Reminder to dog walkers to be responsible around livestock
Main article content
We’re reminding people to keep their dogs on leads while walking near to livestock in Derbyshire.
Now that springtime is here, and the weather gets warmer, more people may be ready to get out and about in our more rural spots.
While we want people to be able to enjoy the countryside, it is important people keep their dogs on a lead and under close control to avoid causing any unintentional injury or distress to sheep or cattle.
It’ll also help ensure you keep yourself and your pet safe while walking on public footpaths through fields or agricultural land.
Sergeant Chris Wilkinson, who leads the Derbyshire Rural Crime Team, said: “While you may feel your dog is quite docile, friendly or playful, and unlikely to chase livestock, you cannot know how your dog will behave in different situations. Farm animals can be very protective, particularly during lambing season and when they have young. This can often cause them and in turn your dog to behave differently.”
“There have been numerous incidents in Derbyshire where animals have been attacked or died after being frightened resulting in both financial and emotional loss to Farmers. That’s why we’re encouraging people to keep dogs under control and on leads around livestock, even if you can usually trust your pet to return to you when called.”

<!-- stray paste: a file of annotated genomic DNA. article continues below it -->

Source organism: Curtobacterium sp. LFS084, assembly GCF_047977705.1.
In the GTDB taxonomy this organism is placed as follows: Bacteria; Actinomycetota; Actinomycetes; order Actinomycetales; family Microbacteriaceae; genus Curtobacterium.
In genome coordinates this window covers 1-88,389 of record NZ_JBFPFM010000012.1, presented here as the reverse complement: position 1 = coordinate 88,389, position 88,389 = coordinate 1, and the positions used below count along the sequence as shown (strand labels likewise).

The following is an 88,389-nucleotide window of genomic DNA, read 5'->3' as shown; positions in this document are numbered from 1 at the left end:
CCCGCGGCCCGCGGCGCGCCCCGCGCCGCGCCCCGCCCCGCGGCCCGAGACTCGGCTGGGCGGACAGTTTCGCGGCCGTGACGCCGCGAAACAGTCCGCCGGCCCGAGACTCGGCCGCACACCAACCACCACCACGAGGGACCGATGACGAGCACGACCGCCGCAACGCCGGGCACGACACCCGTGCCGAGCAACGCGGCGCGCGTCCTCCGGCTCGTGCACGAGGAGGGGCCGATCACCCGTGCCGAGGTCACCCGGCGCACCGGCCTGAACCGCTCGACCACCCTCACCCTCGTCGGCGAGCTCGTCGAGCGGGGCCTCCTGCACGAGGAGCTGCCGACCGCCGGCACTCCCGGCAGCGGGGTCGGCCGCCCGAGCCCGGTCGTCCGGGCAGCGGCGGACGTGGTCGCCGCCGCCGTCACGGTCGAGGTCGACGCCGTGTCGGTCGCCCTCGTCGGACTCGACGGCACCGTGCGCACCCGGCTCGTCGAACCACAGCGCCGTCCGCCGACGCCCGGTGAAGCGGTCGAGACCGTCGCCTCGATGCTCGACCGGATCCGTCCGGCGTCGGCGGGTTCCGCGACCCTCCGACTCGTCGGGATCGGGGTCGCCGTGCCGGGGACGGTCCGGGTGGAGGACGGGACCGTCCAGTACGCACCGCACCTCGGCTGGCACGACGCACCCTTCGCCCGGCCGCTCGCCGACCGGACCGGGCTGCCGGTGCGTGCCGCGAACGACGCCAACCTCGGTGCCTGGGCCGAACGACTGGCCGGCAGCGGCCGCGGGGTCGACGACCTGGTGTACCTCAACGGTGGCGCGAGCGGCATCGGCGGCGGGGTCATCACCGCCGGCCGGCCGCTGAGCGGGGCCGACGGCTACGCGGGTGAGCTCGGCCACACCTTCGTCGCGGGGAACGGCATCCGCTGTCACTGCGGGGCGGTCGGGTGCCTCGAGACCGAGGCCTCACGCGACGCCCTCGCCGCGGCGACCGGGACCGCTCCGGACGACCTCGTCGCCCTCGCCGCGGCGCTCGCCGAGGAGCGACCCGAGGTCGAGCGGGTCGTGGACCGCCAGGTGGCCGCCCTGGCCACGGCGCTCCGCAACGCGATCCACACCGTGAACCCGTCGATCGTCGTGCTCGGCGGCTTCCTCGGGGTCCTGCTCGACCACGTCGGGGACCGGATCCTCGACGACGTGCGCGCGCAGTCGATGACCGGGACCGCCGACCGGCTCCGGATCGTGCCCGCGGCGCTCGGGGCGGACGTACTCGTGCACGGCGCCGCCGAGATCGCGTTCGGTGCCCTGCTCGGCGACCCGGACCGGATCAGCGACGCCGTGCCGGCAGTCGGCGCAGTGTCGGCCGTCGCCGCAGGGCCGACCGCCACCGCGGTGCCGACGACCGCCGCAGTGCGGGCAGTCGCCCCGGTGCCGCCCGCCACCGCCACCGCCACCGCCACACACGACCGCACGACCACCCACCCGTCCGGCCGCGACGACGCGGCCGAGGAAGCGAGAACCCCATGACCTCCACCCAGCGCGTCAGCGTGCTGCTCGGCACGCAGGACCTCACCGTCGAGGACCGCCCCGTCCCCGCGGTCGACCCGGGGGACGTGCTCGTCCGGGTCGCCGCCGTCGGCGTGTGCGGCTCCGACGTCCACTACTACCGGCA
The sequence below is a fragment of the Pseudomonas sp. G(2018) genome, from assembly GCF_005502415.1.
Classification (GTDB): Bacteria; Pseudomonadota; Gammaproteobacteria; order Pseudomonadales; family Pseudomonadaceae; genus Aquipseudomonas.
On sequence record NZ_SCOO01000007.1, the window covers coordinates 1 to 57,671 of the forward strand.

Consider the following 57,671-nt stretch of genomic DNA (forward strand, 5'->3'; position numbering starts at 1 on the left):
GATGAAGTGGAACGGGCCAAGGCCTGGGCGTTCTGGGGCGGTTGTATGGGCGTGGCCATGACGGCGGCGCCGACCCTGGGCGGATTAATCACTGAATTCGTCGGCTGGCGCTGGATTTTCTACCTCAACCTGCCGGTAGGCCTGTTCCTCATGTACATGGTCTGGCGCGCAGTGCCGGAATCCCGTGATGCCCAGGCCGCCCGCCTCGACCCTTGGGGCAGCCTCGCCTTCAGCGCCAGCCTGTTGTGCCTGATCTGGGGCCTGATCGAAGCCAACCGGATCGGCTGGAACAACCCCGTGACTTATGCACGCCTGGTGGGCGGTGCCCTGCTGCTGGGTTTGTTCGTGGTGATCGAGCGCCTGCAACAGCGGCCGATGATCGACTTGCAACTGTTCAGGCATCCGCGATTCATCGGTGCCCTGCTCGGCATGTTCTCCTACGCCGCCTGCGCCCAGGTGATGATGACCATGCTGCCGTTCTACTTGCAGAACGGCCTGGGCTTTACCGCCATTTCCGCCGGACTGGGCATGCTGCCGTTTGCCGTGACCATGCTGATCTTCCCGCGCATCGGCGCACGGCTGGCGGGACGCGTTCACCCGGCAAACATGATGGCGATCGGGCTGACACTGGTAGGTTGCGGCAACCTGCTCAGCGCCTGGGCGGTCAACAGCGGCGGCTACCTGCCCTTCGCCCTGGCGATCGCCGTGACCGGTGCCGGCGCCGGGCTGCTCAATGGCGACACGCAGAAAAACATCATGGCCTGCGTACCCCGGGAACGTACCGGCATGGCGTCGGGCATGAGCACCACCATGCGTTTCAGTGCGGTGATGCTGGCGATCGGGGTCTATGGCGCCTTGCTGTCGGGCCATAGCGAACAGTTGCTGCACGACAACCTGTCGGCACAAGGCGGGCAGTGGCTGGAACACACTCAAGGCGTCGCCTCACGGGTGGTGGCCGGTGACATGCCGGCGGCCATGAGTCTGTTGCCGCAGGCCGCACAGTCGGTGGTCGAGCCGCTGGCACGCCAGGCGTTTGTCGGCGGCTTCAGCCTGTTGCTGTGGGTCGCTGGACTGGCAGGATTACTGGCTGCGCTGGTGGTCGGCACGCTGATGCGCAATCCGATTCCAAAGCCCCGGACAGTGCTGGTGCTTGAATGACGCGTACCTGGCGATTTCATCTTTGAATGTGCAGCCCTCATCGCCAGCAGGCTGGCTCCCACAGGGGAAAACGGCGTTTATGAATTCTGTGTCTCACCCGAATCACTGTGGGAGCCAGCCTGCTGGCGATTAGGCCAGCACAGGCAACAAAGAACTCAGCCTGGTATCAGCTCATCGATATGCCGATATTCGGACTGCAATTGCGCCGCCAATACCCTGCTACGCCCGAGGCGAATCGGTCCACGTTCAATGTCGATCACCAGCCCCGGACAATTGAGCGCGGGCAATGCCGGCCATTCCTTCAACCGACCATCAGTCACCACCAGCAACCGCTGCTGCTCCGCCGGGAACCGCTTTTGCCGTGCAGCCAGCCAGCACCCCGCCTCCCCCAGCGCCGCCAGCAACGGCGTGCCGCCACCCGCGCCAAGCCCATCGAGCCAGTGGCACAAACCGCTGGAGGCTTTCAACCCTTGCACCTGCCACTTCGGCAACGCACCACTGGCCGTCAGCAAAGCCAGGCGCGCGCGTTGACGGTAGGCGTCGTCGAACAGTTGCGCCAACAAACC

Tips to stay safe while near livestock with your dog:
If you enter a field, stay vigilant as you may not be able to see the whole field and animals grazing straight away.
Keep your dog on a short lead around cows and sheep, but release if threatened by cattle so you can both get to safety separately.
If cattle start to follow, stay calm and walk quickly and quietly around the herd.
Don't get between cows and their calves. Walk round the herd and re-join the path when safe.
If you feel threatened by animals, try not to panic and don’t run. Move to the edge of the field and, if possible, find another way round.
And remember to clean up after your dog wherever you are in the countryside.
Under the Dogs (Protection of Livestock) Act 1953, if a dog worries sheep on agricultural land, the person in charge of the dog is guilty of an offence.
The act considers sheep worrying to include attacking sheep, chasing them in a way that may cause injury, suffering, abortion or loss of produce, or being at large (i.e., not on a lead or otherwise under close control) in a field or enclosure in which there are sheep.